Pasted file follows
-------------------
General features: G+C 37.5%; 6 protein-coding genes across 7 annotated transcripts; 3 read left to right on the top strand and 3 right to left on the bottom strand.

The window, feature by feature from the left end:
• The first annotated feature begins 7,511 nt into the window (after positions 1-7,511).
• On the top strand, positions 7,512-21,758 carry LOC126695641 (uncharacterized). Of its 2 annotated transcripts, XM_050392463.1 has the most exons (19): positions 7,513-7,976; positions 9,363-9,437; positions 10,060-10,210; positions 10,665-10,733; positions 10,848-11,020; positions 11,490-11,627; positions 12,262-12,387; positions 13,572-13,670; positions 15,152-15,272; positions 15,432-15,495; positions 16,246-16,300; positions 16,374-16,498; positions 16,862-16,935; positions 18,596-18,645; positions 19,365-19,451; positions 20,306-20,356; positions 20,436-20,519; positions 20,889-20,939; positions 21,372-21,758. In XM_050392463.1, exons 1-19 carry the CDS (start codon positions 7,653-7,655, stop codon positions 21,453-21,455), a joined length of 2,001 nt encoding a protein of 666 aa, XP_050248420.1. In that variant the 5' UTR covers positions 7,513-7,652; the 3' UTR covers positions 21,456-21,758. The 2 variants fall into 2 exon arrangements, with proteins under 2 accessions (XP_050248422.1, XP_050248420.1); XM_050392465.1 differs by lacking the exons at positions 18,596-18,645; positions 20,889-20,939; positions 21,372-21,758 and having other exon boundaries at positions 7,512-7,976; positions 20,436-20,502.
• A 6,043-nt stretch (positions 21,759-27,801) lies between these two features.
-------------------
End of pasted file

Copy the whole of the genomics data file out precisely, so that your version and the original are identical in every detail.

General features: G+C 37.5%; 6 protein-coding genes across 7 annotated transcripts; 3 read left to right on the top strand and 3 right to left on the bottom strand.

The window, feature by feature from the left end:
• The first annotated feature begins 7,511 nt into the window (after positions 1-7,511).
• On the top strand, positions 7,512-21,758 carry LOC126695641 (uncharacterized). Of its 2 annotated transcripts, XM_050392463.1 has the most exons (19): positions 7,513-7,976; positions 9,363-9,437; positions 10,060-10,210; positions 10,665-10,733; positions 10,848-11,020; positions 11,490-11,627; positions 12,262-12,387; positions 13,572-13,670; positions 15,152-15,272; positions 15,432-15,495; positions 16,246-16,300; positions 16,374-16,498; positions 16,862-16,935; positions 18,596-18,645; positions 19,365-19,451; positions 20,306-20,356; positions 20,436-20,519; positions 20,889-20,939; positions 21,372-21,758. In XM_050392463.1, exons 1-19 carry the CDS (start codon positions 7,653-7,655, stop codon positions 21,453-21,455), a joined length of 2,001 nt encoding a protein of 666 aa, XP_050248420.1. In that variant the 5' UTR covers positions 7,513-7,652; the 3' UTR covers positions 21,456-21,758. The 2 variants fall into 2 exon arrangements, with proteins under 2 accessions (XP_050248422.1, XP_050248420.1); XM_050392465.1 differs by lacking the exons at positions 18,596-18,645; positions 20,889-20,939; positions 21,372-21,758 and having other exon boundaries at positions 7,512-7,976; positions 20,436-20,502.
• A 6,043-nt stretch (positions 21,759-27,801) lies between these two features.